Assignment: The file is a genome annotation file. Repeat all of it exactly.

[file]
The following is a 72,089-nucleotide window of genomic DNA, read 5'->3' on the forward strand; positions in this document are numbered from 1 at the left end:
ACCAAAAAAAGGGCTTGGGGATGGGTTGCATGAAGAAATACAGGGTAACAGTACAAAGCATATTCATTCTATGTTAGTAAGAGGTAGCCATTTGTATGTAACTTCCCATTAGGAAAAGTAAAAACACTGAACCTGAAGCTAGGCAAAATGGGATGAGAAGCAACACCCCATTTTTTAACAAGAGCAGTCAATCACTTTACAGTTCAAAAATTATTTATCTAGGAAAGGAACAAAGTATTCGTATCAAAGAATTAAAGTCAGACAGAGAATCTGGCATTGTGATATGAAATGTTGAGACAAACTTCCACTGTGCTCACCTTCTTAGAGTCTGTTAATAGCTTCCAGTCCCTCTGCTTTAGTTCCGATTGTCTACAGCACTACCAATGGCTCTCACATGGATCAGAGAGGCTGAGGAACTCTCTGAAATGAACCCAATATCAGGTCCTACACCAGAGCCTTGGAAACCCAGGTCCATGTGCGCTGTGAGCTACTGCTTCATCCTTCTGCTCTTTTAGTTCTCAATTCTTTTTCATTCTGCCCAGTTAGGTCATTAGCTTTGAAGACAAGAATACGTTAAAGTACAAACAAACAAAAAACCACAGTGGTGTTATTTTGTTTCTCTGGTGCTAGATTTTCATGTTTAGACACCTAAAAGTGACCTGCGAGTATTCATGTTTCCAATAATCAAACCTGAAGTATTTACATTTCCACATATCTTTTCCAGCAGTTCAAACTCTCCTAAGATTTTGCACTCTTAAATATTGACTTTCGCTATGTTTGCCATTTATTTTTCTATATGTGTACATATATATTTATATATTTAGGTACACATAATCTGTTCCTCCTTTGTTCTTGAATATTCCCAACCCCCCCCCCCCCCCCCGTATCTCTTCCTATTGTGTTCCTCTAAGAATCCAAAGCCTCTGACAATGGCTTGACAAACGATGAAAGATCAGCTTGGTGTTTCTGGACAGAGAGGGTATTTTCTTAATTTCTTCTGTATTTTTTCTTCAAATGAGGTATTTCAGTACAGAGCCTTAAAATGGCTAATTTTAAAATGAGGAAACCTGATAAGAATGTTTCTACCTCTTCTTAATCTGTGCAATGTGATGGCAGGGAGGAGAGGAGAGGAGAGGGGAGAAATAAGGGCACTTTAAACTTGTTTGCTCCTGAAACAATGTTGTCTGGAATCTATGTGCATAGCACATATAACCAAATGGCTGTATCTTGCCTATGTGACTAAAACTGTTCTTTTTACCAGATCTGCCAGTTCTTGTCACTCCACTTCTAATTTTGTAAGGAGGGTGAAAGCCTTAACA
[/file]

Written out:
The following is a 72,089-nucleotide window of genomic DNA, read 5'->3' on the forward strand; positions in this document are numbered from 1 at the left end:
ACCAAAAAAAGGGCTTGGGGATGGGTTGCATGAAGAAATACAGGGTAACAGTACAAAGCATATTCATTCTATGTTAGTAAGAGGTAGCCATTTGTATGTAACTTCCCATTAGGAAAAGTAAAAACACTGAACCTGAAGCTAGGCAAAATGGGATGAGAAGCAACACCCCATTTTTTAACAAGAGCAGTCAATCACTTTACAGTTCAAAAATTATTTATCTAGGAAAGGAACAAAGTATTCGTATCAAAGAATTAAAGTCAGACAGAGAATCTGGCATTGTGATATGAAATGTTGAGACAAACTTCCACTGTGCTCACCTTCTTAGAGTCTGTTAATAGCTTCCAGTCCCTCTGCTTTAGTTCCGATTGTCTACAGCACTACCAATGGCTCTCACATGGATCAGAGAGGCTGAGGAACTCTCTGAAATGAACCCAATATCAGGTCCTACACCAGAGCCTTGGAAACCCAGGTCCATGTGCGCTGTGAGCTACTGCTTCATCCTTCTGCTCTTTTAGTTCTCAATTCTTTTTCATTCTGCCCAGTTAGGTCATTAGCTTTGAAGACAAGAATACGTTAAAGTACAAACAAACAAAAAACCACAGTGGTGTTATTTTGTTTCTCTGGTGCTAGATTTTCATGTTTAGACACCTAAAAGTGACCTGCGAGTATTCATGTTTCCAATAATCAAACCTGAAGTATTTACATTTCCACATATCTTTTCCAGCAGTTCAAACTCTCCTAAGATTTTGCACTCTTAAATATTGACTTTCGCTATGTTTGCCATTTATTTTTCTATATGTGTACATATATATTTATATATTTAGGTACACATAATCTGTTCCTCCTTTGTTCTTGAATATTCCCAACCCCCCCCCCCCCCCCCGTATCTCTTCCTATTGTGTTCCTCTAAGAATCCAAAGCCTCTGACAATGGCTTGACAAACGATGAAAGATCAGCTTGGTGTTTCTGGACAGAGAGGGTATTTTCTTAATTTCTTCTGTATTTTTTCTTCAAATGAGGTATTTCAGTACAGAGCCTTAAAATGGCTAATTTTAAAATGAGGAAACCTGATAAGAATGTTTCTACCTCTTCTTAATCTGTGCAATGTGATGGCAGGGAGGAGAGGAGAGGAGAGGGGAGAAATAAGGGCACTTTAAACTTGTTTGCTCCTGAAACAATGTTGTCTGGAATCTATGTGCATAGCACATATAACCAAATGGCTGTATCTTGCCTATGTGACTAAAACTGTTCTTTTTACCAGATCTGCCAGTTCTTGTCACTCCACTTCTAATTTTGTAAGGAGGGTGAAAGCCTTAACA